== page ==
All too often, the workweek turns into a countdown to Friday. Time seems to slow down from Wednesday to Friday and then hit light speed over the weekend. Then Monday rolls around, and we head back to the office feeling like we never left.
Why is it that two days off never seem like enough to recharge? Part of the problem is that the typical workweek has slowly stretched beyond 40 hours. A 2014 Gallup survey found that most full-time employees now work an average of 47 hours a week. Thirty-nine percent work more than 50 hours a week.
Those hours add up and slowly begin to wear down employees and their productivity. It's time for employers to give their workforce a break. And one of the best ways to do that is by switching to a four-day workweek.
Here's the case for making Thursday the new Friday:
An advantage in the War for Talent
Companies are going to great lengths to offer talent more and more benefits in an effort to attract better employees. The 2016 Society for Human Resource Management Employee benefits report found that 33 percent of organizations had increased the number of benefits they provide over the last year.
The trick, however, is to actually offer perks employees want. Free snacks and pet insurance are nice, but don't appeal to as many people as an extra day off. A job that provides better work-life balance is something that truly attracts job seekers.
A 2016 Jobvite study found that 41 percent of talent see work-life balance as one of the most valuable things they look for in a job. Furthermore, a 2015 FlexJobs survey found that 30 percent of employees would take a 10-20 percent pay cut if it meant having a more flexible work schedule. Switching to four-day workweek will give you a competitive advantage in recruiting that talent.
Quality over quantity of work
In many cases, more work does not mean better work. Anyone who's pulled an all-nighter before knows that at some point even the simplest task will take you twice as long to complete as time goes on. So while, yes, employees are in the office longer, they're not producing high quality work.
Employees get burnt out. A 2016 Staples Business Advantage survey found that half of working adults feel overworked. Without sufficient time to recuperate, employees health and their productivity suffer.
And what makes matters worse is, even when employees do go home, they still can't relieve the work stress. A 2016 CareerBuilder survey found that 44 percent of workers can't sleep at night because they're thinking about work. That, in turn, negatively impacts their work the following day. And the cycle continues. Sixty-one percent of employees said being tired hurt the quality of their performance.
By moving to a four-day workweek, everybody has the chance to rest, decompress, and come back into the office ready to go. You might be surprised how much better employees perform in less time.
Before you scoff and say "There's no way a company can make more if its employees are doing less!" remember that there's not less work being produced, but better. And if that doesn't convince you, ask Ryan Carson, the founder of Treehouse, who reports over $10 million in yearly sales and 120% annual revenue growth, not despite, but because his company uses a four-day workweek.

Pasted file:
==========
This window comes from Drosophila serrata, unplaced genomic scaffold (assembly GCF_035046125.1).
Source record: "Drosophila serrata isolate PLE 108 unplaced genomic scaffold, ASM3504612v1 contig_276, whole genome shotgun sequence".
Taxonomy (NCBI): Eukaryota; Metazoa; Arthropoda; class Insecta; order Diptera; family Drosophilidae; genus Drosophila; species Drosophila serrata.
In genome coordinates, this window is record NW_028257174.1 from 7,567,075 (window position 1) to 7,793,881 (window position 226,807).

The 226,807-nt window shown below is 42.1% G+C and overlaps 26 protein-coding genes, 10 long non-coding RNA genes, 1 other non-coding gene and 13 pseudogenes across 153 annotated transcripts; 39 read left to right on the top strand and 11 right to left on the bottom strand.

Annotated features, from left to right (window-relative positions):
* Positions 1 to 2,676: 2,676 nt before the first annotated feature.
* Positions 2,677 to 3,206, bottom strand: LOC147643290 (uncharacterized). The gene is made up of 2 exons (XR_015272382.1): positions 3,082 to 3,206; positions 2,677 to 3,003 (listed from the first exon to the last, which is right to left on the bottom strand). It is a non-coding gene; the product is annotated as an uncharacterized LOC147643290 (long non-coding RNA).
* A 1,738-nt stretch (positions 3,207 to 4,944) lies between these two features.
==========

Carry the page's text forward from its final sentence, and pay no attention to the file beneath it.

The shortened week can also help you save on other expenses. Research from Harvard and Stanford found that workplace stress costs the country anywhere between $125 billion to $190 billion dollars a year. Specifically, for employers, that means higher employee healthcare cost, lost clients due to poor customer service, and expensive employee turnover.
Four-day workweek options
So we've established that the four-day workweek is great in theory, now for the tricky part: finding a way to implement it. Not every option is going to be feasible at every organization or for every employee role. For example, it's not a good idea to give every employee in the customer service department Friday off, leaving no one to tend to customers on that day.
Some companies choose to use staggered four, 10-hour day schedules for their employees. Employees alternate between having Monday or Friday off, so there's always someone in the office working. While this model works well for a lot of companies, note that it does take a bit of planning and foresight.
Other companies, like Reusser Design, choose to change the hours of the entire business. They switched to a 6:30 a.m. to 5 p.m. Monday through Friday schedule back in 2013. The biggest benefit they found in this change was the increased focus. With longer work days, employees were able to concentrate on projects longer improving the quality of what they produced.
Another option is having employees get bi-weekly days off. They work a full week and then a shortened one the following. This is a good way to reward hard work and allow employees to recharge every other week.
Only offering four day work weeks part of the year is another possibility. Some companies like Basecamp shorten their weeks to 32 hours during the summer months. That way, employees get to enjoy their summers more.
Making a four-day workweek function is not easy. But when you look at the benefits that come along with it -- easier recruiting, happier, more productive employees, and higher profits -- there's no reason to not give it a try.
The four-day workweek won't be right for every company, but it's not an impossible perk to implement. By allowing employees to spend some time outside the office, you'll be improving work-life balance, increasing productivity, and attracting great talent.
What do you think about the four-day workweek? What's the best way for a company to make it work for them?